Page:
As we approach the end of the academic year, many are reflecting on the challenges the year has presented for the HE and research sector. The response of colleagues, staff and students to these challenges has been inspiring, showing a sector which hasn’t lost its passion or dedication for furthering knowledge, tackling inequalities and supporting each other. And this has been equally reflected in the passion and dedication with which colleagues throughout the sector have embraced our Athena Swan engagement events, fuelling the transformation work on the Charter this year.
We recently held our final event before the updated Athena Swan Charter launches, so I wanted to take this opportunity to reflect on the process and share how we have benefited from a range of input and engagement – and thank all those involved.
One of the first decisions Advance HE took shortly after its formation in 2018 was to commission an independent review of the Charter. Our motivation in establishing the independent review was for the great strides that have been made in gender equality to be accelerated through an even more effective, engaging and pragmatic Charter. The findings of the Independent Review Steering Group offered the insight and observations – and, of course, recommendations – which have provided the guiding light for the transformation process.
From the outset, our objective has been to undertake the transformation work in a collaborative and transparent manner as we began the work to implement the recommendations. To do this we:
- established the Athena Swan Governance Committee (ASGC) chaired by Professor Parveen Yaqoob, Deputy Vice-Chancellor, University of Reading, who collectively provided invaluable oversight, advice and input through monthly meetings, offline working and engagement events
- worked with three specialist sub-groups with 32 sector specialists contributing through monthly meetings
- benefited from advice and input from the Athena Swan Transition Group (with representatives of the Independent Review) into how the recommendations should be effectively achieved in the changed sector context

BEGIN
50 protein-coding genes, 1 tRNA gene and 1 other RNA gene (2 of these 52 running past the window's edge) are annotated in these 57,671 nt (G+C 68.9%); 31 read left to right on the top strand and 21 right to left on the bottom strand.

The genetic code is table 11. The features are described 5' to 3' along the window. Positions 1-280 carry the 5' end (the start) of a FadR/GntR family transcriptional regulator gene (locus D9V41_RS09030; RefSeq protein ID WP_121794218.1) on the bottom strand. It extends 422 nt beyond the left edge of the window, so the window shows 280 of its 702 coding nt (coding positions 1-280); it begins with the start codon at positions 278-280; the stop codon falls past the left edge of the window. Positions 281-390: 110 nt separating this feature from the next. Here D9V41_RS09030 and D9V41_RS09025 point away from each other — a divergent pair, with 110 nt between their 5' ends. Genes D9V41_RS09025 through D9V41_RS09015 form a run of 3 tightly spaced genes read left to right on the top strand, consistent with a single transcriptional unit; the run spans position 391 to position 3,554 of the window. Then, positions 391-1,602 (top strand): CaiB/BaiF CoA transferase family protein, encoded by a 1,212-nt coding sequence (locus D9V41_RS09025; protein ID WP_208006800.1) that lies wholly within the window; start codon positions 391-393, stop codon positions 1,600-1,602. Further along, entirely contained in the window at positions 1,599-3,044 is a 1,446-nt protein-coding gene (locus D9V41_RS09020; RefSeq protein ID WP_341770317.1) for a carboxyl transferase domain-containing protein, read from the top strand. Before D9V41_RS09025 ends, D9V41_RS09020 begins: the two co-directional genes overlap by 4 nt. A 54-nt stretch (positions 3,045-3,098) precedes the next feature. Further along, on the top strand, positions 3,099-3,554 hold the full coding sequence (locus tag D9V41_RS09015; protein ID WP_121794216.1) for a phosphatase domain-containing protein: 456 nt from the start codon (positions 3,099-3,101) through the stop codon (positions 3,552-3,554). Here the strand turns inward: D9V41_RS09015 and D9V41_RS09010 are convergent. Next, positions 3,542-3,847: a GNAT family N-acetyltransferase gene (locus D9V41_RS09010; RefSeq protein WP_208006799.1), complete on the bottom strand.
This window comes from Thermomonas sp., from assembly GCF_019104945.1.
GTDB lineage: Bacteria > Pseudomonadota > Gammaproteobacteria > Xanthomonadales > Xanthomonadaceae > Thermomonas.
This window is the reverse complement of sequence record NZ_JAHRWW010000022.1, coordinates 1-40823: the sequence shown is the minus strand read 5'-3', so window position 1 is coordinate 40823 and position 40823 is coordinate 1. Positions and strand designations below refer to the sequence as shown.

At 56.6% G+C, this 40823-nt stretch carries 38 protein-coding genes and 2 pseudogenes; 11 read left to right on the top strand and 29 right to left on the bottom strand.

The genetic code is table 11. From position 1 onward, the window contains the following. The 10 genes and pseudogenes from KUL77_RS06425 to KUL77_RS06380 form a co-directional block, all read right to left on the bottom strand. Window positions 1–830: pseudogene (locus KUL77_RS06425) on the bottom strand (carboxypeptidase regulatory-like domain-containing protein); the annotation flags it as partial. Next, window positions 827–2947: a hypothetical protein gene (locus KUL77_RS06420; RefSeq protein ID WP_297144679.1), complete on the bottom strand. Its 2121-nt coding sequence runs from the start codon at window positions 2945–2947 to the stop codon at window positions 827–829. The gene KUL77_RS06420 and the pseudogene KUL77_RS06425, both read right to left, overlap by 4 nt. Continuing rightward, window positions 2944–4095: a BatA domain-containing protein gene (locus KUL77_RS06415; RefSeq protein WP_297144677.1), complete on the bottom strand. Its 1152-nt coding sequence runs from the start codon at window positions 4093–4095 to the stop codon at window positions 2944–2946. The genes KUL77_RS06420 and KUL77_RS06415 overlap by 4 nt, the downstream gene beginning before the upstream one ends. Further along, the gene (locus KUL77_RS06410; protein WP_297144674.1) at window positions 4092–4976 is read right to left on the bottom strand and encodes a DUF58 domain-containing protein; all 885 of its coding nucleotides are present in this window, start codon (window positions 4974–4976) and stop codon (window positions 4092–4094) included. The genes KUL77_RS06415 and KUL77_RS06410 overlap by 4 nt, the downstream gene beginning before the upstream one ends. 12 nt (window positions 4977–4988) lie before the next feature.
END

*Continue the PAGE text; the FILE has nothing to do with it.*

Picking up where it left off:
- engaged sector colleagues to update the Principles, award criteria and application materials through member networking events and survey responses – which included eight engagement events with over 330 attendees
- undertook a feedback exercise about the mandatory departmental culture survey, with detailed input from 58 institutional, departmental and individual respondents across all nations of the UK.
This engagement has been instrumental in the transformation work, and we have made enormous progress in a short and challenging period. As Professor Sarah Sharples, Deputy Chair of the ASGC explained in her blog earlier this week, “we knew that the sector was impatient for change…as with many of these things, the devil has been in the detail, and for each aspect of the transformation it has been important to think through very carefully the way that it will be implemented, and what will be required to ensure that the changes have the positive impact that we all wish them to have.”
We are now in the final stages of finalising the updated Charter before we launch on 30 June 2021, when we will share with the sector:
- the revised Charter Principles (previously shared)
- the new award criteria
- completely revised application materials including forms, data requirements and application guidance
- the new departmental culture survey
- information and guidance to support members to transition to the revised charter.
This represents the full range of Charter materials for university and department applicants. We are still working hard with the ASGC to launch the Research Institute and Professional, Technical and Operational (PTO) staff framework details at the same time.
I am personally very excited to be moving to the next stage in this journey. I’m confident the transformed UK Athena Swan Charter will bring about a paradigm shift from prescription to autonomy and flexibility enabling applications to focus on aspects of gender equality that are a priority for them. Among many enhancements, we will see a transformed Charter which will support greater inclusivity for people of all gender identities and people facing intersectional inequalities; provide greater clarity and transparency on the expectations; reduce the administrative burden – including a halving of data requirements; and increased support for applicants, with Advance HE taking a more developmental role across the Charter process.
These changes will be launched for Athena Swan in the UK only and we will work with our Athena Swan partners across the globe to share our learning from this process of co-creation. We will also continue to take the opportunity to learn from their successful practice as we work collectively to ensure Athena Swan supports progress in gender equality in the HE and research sector in an increasingly international context.
In the meantime, I would like to reiterate my thanks to all who have supported and provided input to the Charter this year – we look forward to sharing more detail soon and working with colleagues through Athena Swan in the future.